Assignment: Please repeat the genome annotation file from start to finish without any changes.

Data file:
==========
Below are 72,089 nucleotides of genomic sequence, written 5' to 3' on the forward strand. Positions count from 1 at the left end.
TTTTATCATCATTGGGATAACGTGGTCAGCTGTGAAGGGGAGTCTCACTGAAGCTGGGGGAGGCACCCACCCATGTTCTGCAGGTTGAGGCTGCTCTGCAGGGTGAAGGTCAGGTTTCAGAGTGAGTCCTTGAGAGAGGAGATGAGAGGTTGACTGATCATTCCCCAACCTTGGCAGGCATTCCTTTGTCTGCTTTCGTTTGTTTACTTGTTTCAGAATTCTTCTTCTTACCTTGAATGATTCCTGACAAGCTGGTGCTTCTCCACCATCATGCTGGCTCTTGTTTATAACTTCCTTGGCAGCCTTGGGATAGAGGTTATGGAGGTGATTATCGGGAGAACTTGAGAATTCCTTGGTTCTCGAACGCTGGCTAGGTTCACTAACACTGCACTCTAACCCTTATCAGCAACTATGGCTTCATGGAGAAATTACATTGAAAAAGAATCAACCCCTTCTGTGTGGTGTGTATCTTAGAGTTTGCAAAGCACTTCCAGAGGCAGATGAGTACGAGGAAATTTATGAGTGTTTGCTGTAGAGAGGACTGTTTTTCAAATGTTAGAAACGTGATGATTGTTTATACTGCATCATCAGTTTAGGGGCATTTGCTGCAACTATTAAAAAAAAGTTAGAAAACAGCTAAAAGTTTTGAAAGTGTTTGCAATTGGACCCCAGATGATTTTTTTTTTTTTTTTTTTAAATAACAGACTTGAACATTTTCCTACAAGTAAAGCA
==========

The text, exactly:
Below are 72,089 nucleotides of genomic sequence, written 5' to 3' on the forward strand. Positions count from 1 at the left end.
TTTTATCATCATTGGGATAACGTGGTCAGCTGTGAAGGGGAGTCTCACTGAAGCTGGGGGAGGCACCCACCCATGTTCTGCAGGTTGAGGCTGCTCTGCAGGGTGAAGGTCAGGTTTCAGAGTGAGTCCTTGAGAGAGGAGATGAGAGGTTGACTGATCATTCCCCAACCTTGGCAGGCATTCCTTTGTCTGCTTTCGTTTGTTTACTTGTTTCAGAATTCTTCTTCTTACCTTGAATGATTCCTGACAAGCTGGTGCTTCTCCACCATCATGCTGGCTCTTGTTTATAACTTCCTTGGCAGCCTTGGGATAGAGGTTATGGAGGTGATTATCGGGAGAACTTGAGAATTCCTTGGTTCTCGAACGCTGGCTAGGTTCACTAACACTGCACTCTAACCCTTATCAGCAACTATGGCTTCATGGAGAAATTACATTGAAAAAGAATCAACCCCTTCTGTGTGGTGTGTATCTTAGAGTTTGCAAAGCACTTCCAGAGGCAGATGAGTACGAGGAAATTTATGAGTGTTTGCTGTAGAGAGGACTGTTTTTCAAATGTTAGAAACGTGATGATTGTTTATACTGCATCATCAGTTTAGGGGCATTTGCTGCAACTATTAAAAAAAAGTTAGAAAACAGCTAAAAGTTTTGAAAGTGTTTGCAATTGGACCCCAGATGATTTTTTTTTTTTTTTTTTTAAATAACAGACTTGAACATTTTCCTACAAGTAAAGCA